In ICD-10, the diagnostic category, F62.0 Enduring personality change after catastrophic experience (EPCACE), was intended to describe personality-related late-onset of complex trauma, but this was used only to a small extent and excluded in favour of the CPTSD diagnosis in the transition to ICD-11 (WHO, 2018b).

The introduction of CPTSD is based on DESNOS and EPCACE, as well as a long series of clinical observations and empirical analyses, which indicate that there is a distinct post-traumatic stress disorder which, in addition to core symptoms of PTSD, is characterized by disorders in three domains of self-organization:

1) affective dysregulation,

2) negative self-concept and

3) relational difficulties.

The disorder is initially triggered by persistent and invasive stress, without symptoms necessarily arising from trauma-related stimuli at their onset (Maercker et al., 2013).

The symptoms appear in different variations, but it is assumed that they cause suffering and disability in personal, family-related, social, educational, work-related, or other important areas of functioning (WHO, 2018b). A significant amount of evidence supports the discriminant validity of CPTSD when compared with PTSD (Brewin et al., 2017), but CPTSD’s utility for clinical practice is still unclear (Cloitre, 2020).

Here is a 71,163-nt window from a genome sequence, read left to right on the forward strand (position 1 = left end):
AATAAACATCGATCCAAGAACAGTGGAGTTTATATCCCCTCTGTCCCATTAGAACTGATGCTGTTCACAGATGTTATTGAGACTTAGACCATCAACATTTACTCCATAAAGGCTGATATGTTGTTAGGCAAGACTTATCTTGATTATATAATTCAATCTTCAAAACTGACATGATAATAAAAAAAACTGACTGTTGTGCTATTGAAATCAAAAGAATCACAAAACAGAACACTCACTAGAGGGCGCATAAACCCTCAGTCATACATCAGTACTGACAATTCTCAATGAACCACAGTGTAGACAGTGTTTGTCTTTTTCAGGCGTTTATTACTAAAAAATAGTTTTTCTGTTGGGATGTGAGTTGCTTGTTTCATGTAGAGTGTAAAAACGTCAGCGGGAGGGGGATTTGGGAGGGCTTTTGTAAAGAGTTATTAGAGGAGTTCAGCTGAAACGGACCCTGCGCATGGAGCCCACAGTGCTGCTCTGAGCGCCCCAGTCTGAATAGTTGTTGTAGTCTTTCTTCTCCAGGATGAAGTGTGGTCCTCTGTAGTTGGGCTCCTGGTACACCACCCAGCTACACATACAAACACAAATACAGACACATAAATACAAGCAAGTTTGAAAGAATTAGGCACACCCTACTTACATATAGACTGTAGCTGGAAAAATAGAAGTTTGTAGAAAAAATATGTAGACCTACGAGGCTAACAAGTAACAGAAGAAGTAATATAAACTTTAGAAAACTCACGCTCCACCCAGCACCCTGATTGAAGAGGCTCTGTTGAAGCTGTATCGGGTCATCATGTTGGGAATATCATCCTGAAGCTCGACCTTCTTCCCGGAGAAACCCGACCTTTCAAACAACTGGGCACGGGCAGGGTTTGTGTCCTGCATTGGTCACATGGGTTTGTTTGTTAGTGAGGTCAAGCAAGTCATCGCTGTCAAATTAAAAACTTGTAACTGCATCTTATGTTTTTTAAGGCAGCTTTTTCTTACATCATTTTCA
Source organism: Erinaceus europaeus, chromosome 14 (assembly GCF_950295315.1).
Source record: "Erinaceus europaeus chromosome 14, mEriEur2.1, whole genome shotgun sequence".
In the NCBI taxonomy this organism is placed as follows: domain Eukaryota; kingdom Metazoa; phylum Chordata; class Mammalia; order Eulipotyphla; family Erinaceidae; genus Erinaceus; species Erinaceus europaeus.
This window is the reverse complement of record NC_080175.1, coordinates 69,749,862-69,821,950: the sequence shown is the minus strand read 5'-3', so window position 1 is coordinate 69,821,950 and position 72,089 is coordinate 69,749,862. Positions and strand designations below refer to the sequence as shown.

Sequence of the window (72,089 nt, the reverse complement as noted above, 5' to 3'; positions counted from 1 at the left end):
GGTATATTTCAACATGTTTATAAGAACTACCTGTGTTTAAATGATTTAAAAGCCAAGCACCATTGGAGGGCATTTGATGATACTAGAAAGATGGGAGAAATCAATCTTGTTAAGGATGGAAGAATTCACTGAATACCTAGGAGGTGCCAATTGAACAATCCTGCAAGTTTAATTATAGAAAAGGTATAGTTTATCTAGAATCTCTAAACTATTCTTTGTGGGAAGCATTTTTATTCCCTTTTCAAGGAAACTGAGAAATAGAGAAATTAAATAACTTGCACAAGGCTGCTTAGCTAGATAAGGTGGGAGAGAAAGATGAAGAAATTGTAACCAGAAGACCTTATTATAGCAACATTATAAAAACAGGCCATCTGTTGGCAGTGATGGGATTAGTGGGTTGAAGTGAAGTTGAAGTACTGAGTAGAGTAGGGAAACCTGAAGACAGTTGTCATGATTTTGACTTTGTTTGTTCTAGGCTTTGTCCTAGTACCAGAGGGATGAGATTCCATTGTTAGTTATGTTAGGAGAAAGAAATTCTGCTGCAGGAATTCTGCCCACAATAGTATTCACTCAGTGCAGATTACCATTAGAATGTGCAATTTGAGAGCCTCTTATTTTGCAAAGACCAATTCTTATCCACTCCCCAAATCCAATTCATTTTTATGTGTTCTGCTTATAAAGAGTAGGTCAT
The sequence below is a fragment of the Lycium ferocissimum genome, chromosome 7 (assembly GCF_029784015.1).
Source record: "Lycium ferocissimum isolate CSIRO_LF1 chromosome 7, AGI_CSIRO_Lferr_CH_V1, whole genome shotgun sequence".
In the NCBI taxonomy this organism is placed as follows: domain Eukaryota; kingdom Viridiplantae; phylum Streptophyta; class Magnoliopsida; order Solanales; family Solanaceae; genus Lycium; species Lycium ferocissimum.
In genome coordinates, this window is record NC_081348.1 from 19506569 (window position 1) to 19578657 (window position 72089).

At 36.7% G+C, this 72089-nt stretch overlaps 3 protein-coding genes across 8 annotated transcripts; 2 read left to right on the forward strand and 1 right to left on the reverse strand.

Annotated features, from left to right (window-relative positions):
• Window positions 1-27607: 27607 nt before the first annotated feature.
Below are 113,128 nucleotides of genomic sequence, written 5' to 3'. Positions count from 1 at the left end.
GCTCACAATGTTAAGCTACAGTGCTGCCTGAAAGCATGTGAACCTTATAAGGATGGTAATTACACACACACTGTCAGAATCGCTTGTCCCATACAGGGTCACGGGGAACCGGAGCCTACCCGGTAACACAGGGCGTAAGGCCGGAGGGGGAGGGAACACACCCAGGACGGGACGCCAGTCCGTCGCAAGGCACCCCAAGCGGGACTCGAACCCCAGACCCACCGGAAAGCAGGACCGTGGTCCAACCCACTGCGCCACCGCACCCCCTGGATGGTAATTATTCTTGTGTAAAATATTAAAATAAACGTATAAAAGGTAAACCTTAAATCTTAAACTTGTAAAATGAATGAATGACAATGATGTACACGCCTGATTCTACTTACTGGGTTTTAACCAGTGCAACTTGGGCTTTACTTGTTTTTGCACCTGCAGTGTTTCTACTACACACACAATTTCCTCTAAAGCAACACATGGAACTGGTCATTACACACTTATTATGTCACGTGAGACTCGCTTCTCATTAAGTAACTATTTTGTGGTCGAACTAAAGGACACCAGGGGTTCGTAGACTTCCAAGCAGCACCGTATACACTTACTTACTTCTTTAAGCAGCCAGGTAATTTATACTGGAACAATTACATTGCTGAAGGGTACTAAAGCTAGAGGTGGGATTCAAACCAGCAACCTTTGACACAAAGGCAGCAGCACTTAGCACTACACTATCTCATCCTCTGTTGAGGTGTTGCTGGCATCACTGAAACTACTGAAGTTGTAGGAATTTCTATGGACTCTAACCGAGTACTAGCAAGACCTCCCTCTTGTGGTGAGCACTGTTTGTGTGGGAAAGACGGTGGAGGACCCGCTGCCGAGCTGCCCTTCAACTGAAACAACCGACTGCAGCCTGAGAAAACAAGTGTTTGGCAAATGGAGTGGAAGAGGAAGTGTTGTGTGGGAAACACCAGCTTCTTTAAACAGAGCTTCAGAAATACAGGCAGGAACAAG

An international team with the involvement of the University of Zurich has now summarized the symptoms of the long-awaited new diagnosis and issued guidelines for clinical assessment and treatment.

One of the most widely known responses to trauma is post-traumatic stress disorder, or PTSD. People affected by this mental disorder typically suffer intrusive memories or flashbacks that may overwhelm them.

But international experts have been aware for decades that some trauma victims or survivors exhibit a broader pattern of psychological changes, most commonly after prolonged or repetitive events – such as exposure to war, sexual abuse, domestic violence or torture – now termed CPTSD.

Expanded criteria